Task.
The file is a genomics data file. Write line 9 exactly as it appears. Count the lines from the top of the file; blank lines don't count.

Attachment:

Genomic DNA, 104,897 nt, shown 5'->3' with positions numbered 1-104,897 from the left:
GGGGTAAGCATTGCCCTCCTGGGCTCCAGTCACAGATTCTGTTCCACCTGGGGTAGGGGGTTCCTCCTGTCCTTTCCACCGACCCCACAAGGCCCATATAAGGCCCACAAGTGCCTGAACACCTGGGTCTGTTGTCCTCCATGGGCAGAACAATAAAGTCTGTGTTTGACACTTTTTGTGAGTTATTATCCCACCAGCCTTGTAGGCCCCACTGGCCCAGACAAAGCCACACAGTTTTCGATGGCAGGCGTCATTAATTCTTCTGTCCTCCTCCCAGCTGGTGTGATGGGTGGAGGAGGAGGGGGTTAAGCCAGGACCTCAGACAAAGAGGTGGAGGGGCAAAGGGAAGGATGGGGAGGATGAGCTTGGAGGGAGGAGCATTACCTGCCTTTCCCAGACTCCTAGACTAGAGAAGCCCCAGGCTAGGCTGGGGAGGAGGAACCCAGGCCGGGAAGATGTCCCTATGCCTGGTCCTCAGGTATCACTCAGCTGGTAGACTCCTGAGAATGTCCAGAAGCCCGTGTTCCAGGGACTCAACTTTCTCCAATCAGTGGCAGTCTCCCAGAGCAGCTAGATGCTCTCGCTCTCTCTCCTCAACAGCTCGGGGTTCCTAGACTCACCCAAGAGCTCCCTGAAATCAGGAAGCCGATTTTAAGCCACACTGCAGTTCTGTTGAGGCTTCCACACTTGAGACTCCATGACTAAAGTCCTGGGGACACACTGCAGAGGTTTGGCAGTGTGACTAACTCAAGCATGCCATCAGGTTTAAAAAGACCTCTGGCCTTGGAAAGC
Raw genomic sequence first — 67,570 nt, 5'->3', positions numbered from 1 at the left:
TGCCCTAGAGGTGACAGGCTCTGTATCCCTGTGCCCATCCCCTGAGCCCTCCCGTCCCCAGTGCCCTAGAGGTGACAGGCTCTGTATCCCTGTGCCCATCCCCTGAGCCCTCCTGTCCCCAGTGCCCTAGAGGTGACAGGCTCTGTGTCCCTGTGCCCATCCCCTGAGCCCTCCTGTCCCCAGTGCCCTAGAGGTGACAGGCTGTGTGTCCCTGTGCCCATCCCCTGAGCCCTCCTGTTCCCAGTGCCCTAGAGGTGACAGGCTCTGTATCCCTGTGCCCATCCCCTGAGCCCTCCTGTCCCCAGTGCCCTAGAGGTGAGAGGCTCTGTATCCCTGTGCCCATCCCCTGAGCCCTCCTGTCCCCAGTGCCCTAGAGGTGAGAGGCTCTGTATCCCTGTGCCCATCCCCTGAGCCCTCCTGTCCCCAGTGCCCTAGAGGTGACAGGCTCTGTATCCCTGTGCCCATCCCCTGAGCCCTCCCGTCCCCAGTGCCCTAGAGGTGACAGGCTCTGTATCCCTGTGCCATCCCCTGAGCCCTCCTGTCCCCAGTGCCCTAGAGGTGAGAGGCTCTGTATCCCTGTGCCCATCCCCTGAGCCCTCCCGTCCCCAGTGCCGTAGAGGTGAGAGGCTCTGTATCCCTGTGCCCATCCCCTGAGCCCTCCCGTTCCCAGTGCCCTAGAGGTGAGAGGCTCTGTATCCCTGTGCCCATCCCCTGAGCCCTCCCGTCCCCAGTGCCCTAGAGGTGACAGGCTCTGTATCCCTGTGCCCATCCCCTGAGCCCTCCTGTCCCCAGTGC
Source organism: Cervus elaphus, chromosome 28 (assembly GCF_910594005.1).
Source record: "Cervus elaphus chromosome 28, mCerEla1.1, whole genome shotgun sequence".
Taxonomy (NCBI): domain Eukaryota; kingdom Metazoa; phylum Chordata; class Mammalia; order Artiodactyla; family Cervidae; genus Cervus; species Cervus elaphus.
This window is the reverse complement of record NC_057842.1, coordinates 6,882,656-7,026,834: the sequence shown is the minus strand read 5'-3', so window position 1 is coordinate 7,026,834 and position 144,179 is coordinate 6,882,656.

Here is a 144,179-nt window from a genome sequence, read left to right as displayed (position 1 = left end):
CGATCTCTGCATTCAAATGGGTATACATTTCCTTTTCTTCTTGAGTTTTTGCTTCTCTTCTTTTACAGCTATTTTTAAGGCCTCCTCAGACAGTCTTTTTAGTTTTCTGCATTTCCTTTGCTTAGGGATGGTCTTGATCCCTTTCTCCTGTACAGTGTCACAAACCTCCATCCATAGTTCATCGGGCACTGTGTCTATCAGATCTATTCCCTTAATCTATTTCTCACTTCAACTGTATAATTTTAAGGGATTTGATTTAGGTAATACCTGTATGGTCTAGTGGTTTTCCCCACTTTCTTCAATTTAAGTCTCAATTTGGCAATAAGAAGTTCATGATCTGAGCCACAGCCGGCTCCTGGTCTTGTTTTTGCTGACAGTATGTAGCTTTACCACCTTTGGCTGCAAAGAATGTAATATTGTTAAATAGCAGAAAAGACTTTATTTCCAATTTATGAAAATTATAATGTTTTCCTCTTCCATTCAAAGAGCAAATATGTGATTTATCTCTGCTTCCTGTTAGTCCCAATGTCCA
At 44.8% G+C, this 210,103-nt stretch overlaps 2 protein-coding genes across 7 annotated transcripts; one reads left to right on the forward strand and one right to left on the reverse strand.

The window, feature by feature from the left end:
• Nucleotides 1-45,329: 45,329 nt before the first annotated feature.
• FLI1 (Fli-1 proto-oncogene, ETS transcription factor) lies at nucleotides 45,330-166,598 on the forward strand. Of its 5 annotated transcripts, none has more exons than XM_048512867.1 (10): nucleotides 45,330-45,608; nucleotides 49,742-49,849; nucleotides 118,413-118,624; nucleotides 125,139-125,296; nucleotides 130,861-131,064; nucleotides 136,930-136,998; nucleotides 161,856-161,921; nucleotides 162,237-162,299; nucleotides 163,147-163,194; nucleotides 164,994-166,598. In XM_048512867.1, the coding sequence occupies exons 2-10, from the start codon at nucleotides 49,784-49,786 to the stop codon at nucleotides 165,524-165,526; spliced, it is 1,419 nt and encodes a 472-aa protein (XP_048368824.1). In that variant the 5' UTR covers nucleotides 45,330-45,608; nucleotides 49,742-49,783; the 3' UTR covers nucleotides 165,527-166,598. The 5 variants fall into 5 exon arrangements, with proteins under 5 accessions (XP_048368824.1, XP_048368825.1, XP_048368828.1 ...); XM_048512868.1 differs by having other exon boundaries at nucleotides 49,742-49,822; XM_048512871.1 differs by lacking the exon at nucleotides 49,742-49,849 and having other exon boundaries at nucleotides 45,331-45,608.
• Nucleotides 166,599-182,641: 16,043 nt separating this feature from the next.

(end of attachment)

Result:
Here is a 144,179-nt window from a genome sequence, read left to right as displayed (position 1 = left end):